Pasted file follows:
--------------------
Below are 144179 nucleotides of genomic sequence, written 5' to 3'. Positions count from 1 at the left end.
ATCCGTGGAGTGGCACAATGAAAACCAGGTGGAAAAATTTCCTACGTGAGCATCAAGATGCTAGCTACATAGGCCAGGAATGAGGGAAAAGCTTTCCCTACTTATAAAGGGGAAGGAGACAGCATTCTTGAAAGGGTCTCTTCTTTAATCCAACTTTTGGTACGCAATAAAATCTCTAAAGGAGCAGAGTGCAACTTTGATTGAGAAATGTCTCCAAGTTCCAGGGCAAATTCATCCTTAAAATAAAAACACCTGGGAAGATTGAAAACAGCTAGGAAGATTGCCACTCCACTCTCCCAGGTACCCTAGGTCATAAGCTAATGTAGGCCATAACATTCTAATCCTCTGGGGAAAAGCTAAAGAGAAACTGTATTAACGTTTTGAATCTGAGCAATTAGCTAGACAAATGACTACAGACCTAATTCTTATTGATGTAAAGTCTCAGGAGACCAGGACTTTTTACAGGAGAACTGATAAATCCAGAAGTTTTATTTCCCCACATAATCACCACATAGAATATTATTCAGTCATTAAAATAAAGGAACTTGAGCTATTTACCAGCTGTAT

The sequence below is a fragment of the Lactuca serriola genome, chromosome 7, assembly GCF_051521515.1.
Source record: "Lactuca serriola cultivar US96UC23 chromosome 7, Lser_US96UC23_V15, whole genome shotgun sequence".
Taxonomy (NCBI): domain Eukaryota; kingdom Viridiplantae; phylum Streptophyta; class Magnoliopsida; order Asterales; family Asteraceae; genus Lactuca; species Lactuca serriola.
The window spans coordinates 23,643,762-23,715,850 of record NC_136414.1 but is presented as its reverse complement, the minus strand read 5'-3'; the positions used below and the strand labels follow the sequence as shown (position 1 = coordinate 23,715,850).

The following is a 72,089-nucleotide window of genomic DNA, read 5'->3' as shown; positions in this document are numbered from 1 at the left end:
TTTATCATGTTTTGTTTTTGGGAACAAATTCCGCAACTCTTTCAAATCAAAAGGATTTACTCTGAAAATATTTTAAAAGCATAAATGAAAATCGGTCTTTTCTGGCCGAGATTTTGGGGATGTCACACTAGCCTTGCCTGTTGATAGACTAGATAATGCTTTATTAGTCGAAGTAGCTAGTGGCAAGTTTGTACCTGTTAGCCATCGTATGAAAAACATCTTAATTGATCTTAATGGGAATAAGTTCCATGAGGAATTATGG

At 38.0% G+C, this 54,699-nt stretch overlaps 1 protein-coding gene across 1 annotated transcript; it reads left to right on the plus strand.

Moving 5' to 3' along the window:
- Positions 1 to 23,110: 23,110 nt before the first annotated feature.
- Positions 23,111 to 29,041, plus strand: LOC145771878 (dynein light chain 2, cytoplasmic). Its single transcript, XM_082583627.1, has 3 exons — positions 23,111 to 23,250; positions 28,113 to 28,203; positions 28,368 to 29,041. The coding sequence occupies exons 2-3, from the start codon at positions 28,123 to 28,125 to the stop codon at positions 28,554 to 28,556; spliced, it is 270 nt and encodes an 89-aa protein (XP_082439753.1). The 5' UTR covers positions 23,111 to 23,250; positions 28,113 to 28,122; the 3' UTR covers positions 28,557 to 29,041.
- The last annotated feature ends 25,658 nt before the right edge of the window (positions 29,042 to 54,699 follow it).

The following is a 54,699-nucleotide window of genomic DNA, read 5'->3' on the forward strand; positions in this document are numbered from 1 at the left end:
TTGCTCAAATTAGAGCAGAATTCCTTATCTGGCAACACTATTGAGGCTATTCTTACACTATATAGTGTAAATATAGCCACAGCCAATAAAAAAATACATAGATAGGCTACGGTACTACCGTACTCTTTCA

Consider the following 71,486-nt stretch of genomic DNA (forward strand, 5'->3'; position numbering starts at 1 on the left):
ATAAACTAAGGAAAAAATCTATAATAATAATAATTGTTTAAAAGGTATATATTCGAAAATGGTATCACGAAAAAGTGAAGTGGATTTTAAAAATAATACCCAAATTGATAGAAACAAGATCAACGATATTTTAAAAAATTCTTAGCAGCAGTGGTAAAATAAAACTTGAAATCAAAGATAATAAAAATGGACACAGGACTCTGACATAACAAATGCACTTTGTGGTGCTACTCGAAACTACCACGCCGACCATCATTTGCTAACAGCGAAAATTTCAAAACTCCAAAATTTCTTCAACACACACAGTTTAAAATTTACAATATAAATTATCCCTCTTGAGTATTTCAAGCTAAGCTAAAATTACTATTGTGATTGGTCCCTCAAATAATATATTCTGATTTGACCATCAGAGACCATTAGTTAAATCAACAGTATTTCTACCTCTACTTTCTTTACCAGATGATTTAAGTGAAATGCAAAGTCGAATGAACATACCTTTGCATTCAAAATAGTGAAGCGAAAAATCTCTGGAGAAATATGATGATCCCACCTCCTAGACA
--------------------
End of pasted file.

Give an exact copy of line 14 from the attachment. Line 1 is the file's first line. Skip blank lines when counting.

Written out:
The following is a 54,699-nucleotide window of genomic DNA, read 5'->3' on the forward strand; positions in this document are numbered from 1 at the left end: